A recessive homozygous p.Asp92Gly SDHD mutation causes prenatal cardiomyopathy and a severe mitochondrial complex II deficiency
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Succinate dehydrogenase (SDH) is a crucial metabolic enzyme complex that is involved in ATP production, playing roles in both the tricarboxylic cycle and the mitochondrial respiratory chain (complex II). Isolated complex II deficiency is one of the rarest oxidative phosphorylation disorders with mutations described in three structural subunits and one of the assembly factors; just one case is attributed to recessively inherited SDHD mutations. We report the pathological, biochemical, histochemical and molecular genetic investigations of a male neonate who had left ventricular hypertrophy detected on antenatal scan and died on day one of life. Subsequent postmortem examination confirmed hypertrophic cardiomyopathy with left ventricular non-compaction. Biochemical analysis of his skeletal muscle biopsy revealed evidence of a severe isolated complex II deficiency and candidate gene sequencing revealed a novel homozygous c.275A>G, p.(Asp92Gly) SDHD mutation which was shown to be recessively inherited through segregation studies. The affected amino acid has been reported as a Dutch founder mutation p.(Asp92Tyr) in families with hereditary head and neck paraganglioma. By introducing both mutations into Saccharomyces cerevisiae, we were able to confirm that the p.(Asp92Gly) mutation causes a more severe oxidative growth phenotype than the p.(Asp92Tyr) mutant, and provides functional evidence to support the pathogenicity of the patient’s SDHD mutation. This is only the second case of mitochondrial complex II deficiency due to inherited SDHD mutations and highlights the importance of sequencing all SDH genes in patients with biochemical and histochemical evidence of isolated mitochondrial complex II deficiency.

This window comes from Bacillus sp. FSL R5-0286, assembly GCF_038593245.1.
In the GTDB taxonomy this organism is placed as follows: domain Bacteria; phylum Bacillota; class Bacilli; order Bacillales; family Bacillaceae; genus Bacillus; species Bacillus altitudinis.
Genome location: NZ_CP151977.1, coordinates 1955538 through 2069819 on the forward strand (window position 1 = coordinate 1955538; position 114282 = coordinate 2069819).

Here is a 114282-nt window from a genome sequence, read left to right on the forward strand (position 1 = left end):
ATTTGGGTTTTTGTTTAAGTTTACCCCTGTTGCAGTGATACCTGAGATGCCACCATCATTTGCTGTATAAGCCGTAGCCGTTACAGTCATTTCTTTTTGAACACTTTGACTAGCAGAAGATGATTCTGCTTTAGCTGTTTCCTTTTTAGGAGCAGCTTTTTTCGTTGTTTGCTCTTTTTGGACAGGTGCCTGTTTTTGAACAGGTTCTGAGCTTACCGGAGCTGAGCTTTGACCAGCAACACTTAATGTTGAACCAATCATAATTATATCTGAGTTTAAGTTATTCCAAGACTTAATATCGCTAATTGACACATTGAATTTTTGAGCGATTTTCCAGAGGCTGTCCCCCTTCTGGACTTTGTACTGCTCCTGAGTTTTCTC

KeywordsSuccinate Dehydrogenase Barth Syndrome Molecular Genetic Investigation SDHD Mutation Mitochondrial Respiratory Chain Disease
Mitochondrial respiratory chain disease arises from defective oxidative phosphorylation (OXPHOS) and represents a common cause of metabolic disease with an estimated prevalence of 1:4300 (Gorman et al. 2015; Skladal et al. 2003). Under aerobic conditions, metabolised glucose, fatty acids and ketones are the OXPHOS substrates, shuttling electrons along the respiratory chain whilst concomitantly creating a proton gradient by actively transporting protons across the mitochondrial membrane. The resultant proton gradient is exploited by ATP synthase to drive ATP production. Under anaerobic conditions, for example where atmospheric oxygen is scarce or during periods of exertion, ATP synthesis is produced primarily during glycolysis (Horscroft and Murray 2014).
The mitoproteome consists of an estimated 1400 proteins (Pagliarini et al. 2008), including the 13 polypeptides and 24 non-coding tRNA and rRNA genes encoded by the mitochondria’s own genetic material (mtDNA) that are exclusively maternally transmitted. The remaining genes of the mitoproteome are located on either the autosomes or sex chromosomes and as such are transmitted from parent to child in a Mendelian fashion. Defects in a number of mtDNA and nuclear-encoded genes have been linked to human disease, often associated with a vast genetic and clinical heterogeneity and further compounded by few genotype–phenotype correlations which help guide molecular genetic investigations.
Succinate dehydrogenase is a crucial metabolic enzyme complex that is involved in both the Krebs cycle and the mitochondrial respiratory chain. It is composed of two catalytic subunits (the flavoprotein SDHA, and Fe–S-containing SDHB) anchored to the inner mitochondrial membrane by the SDHC and SDHD subunits. All four subunits and the two known assembly factors are encoded by autosomal genes (SDHA, SDHB, SDHC, SDHD, SDHAF1 and SDHAF2, hereafter referred to as SDHx). Congenital recessive defects involving SDHx genes are associated with diverse clinical presentations, including leukodystrophy and cardiomyopathy (Alston et al. 2012).